As to the charge contained in count five, the evidence presents not only the full testimony of the wife, Virginia, relating to this particular act, and to numerous other acts of like character, but also full corroboration by the children. [189 Cal. App. 2d 700]

Defendant was found guilty on all five counts, on November 21, 1958. Thereafter proceedings were had to declare defendant a sexual psychopath. The proceedings in the criminal case were then suspended and defendant was ultimately committed to the State Hospital at Atascadero for observation and treatment as a sexual psychopath. August 6, 1959, defendant moved for an order terminating suspension of criminal proceedings and for return to the court from the state hospital for further proceedings in the criminal case. Defendant's motion was granted. He then moved for a new trial. The motion was denied, and he was sentenced to state prison for the term prescribed by law, the sentences to run concurrently as to counts one, two, three and five, and the sentence on count four to run consecutive to the sentence on the other counts.

Defendant filed, in propria persona, a document indicating his desire to appeal. We will treat it as a sufficient notice of appeal in order that the matter may be dealt with on the merits.

Sufficiency of the Evidence

[2] Defendant complains there was insufficient evidence to justify the conviction. Without recounting further the extensive, sordid details of the evidence than those hereinbefore related, suffice it to say that the acts complained of were all testified to in complete detail by the respective victims in each case, and were fully corroborated by some or all other members of the family. In addition, instances of cruelty to members of the family, their fear of him, and of his sexual improprieties toward the victims on other occasions was given by several witnesses not members of the family.

The evidence shown by the record is not only legally sufficient, it is overwhelmingly convincing. We find no merit whatever in defendant's claim.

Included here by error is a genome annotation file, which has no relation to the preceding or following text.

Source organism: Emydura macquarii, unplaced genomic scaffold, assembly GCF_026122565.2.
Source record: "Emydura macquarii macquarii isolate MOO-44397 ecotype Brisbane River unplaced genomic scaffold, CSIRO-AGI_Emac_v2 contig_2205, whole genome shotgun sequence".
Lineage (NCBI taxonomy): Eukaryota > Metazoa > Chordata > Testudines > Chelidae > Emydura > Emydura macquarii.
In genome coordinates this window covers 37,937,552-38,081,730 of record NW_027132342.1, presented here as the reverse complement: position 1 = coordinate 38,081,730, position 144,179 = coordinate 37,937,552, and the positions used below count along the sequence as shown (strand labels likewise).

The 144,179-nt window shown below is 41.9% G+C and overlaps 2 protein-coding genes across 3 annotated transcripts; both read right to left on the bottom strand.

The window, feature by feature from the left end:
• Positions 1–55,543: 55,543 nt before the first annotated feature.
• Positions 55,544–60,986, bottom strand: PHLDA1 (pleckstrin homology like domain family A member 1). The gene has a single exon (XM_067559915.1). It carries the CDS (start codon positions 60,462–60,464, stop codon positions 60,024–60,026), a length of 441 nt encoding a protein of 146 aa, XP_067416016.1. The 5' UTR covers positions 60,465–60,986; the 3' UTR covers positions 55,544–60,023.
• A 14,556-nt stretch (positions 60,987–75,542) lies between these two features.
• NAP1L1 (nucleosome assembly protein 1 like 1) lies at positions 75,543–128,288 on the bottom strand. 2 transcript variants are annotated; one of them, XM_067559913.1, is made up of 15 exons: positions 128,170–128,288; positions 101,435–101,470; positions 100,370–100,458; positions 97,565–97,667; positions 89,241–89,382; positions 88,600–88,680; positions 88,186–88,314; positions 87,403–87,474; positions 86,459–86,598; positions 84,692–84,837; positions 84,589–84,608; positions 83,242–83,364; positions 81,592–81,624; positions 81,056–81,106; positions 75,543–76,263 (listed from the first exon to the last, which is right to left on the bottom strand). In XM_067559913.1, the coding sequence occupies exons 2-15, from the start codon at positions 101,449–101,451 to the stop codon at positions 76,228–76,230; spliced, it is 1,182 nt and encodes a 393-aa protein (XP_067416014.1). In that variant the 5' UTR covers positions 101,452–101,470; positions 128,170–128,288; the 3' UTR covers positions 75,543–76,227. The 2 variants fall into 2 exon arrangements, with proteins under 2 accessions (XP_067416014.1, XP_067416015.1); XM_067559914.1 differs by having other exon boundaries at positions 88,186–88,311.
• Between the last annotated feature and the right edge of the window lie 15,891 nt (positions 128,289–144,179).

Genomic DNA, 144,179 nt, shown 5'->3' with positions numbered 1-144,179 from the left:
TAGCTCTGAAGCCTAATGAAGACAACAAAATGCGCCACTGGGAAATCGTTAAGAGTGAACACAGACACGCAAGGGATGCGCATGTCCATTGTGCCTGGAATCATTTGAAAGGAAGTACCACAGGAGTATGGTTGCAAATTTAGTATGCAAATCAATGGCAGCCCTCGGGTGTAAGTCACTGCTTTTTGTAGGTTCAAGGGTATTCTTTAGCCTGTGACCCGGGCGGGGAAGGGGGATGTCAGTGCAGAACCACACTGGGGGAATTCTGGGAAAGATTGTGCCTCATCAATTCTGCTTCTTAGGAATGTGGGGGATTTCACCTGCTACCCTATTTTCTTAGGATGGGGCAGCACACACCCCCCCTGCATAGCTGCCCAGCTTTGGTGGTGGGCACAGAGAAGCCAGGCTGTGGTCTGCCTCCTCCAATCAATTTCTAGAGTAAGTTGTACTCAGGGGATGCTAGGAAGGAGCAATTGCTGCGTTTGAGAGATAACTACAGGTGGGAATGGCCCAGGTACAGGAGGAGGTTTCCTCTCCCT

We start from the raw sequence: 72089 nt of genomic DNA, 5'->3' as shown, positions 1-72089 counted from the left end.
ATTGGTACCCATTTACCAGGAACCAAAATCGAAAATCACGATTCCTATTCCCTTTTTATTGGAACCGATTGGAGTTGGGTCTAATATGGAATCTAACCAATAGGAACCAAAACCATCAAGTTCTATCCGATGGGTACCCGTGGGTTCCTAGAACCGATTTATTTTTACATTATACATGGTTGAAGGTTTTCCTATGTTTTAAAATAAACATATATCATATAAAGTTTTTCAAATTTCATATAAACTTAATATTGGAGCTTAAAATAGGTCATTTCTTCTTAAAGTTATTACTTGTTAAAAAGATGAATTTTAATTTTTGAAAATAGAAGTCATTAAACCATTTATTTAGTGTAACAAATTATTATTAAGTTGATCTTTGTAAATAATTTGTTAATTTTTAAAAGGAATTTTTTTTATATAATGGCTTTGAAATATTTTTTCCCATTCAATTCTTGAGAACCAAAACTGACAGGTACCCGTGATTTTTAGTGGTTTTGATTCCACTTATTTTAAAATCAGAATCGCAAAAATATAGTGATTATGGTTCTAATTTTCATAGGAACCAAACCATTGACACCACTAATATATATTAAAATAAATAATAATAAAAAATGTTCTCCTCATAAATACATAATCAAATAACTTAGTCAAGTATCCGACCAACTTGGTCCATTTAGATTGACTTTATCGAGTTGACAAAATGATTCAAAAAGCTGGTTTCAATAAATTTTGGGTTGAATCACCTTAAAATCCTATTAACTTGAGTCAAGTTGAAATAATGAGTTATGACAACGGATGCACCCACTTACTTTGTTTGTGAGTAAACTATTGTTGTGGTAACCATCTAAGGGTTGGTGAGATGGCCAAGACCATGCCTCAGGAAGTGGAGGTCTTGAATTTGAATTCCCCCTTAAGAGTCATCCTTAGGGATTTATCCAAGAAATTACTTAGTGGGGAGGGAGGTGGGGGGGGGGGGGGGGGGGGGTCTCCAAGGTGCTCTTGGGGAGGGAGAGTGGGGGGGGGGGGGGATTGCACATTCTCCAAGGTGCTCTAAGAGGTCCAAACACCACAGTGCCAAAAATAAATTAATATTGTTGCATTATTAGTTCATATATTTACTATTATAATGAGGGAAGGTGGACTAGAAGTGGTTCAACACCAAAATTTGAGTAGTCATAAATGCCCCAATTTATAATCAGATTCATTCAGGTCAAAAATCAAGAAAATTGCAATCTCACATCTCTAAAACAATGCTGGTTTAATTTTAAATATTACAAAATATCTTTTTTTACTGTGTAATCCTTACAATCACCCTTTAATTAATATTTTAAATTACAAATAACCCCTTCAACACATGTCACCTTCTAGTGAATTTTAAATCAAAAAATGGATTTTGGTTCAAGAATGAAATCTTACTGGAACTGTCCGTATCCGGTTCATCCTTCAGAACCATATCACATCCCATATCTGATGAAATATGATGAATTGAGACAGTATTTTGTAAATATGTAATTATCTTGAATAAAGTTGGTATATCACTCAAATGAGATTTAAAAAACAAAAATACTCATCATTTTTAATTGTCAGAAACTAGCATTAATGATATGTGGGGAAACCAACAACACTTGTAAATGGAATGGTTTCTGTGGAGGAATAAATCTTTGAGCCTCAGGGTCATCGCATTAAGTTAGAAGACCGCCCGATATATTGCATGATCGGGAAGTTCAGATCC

Evidence of Other Acts

[3] Defendant complains that the court erroneously admitted evidence of other unnatural sexual acts by defendant with the victims. The court properly instructed the jury that such evidence was for the sole purpose of showing, if the jury so found, the tendency of defendant to lewd, lascivious, immoral and licentious conduct toward the respective victim. [4] As was said by our Supreme Court in People v. Sylvia, 54 Cal. 2d 115, 119-120 [1-2] [4 Cal. Rptr. 509, 351 P.2d 781]:

"While it is true that evidence of other crimes is generally inadmissible [citations], there are a number of exceptions to [189 Cal. App. 2d 701] the rule. Thus, evidence of other offenses is admissible if material to the proof of the crime charged [citations], to show motive, intent or knowledge [citation], and to show a common plan or scheme [citation]. [5] In cases involving sex crimes, evidence of other not too remote sex offenses with the prosecuting witness is admissible to show a lewd disposition or the intent of the defendant towards the prosecuting witness." See also People v. Bowles, 178 Cal. App. 2d 317, 321-322 [1a, 1b-3] [2 Cal. Rptr. 896].

We find no merit in this contention.

[6] The court also permitted some evidence of sexual intercourse with other women, over the objection of defendant. This testimony should not have been admitted. (People v. Huston, 45 Cal. App. 2d 596 [114 P.2d 607]; People v. Buchel, 141 Cal. App. 2d 91, 97 [4] [296 P.2d 113].) However, in the case at bar, in view of defendant's own testimony of sexual intercourse with Jeannette and other women than those named by the prosecution, we are unable to see how defendant was prejudiced. Coupled with defendant's own testimony and in view of the nature of the charges here contained, we deem this evidence sufficiently innocuous to constitute no prejudice.

[7] Furthermore, the objection was general, and did not inform the court sufficiently of defendant's precise point of complaint. He must be deemed to have waived all grounds of objection not stated by him. (People v. Sellas, 114 Cal. App. 367, 377-378 [4] [300 P. 150].)

The Nude Photograph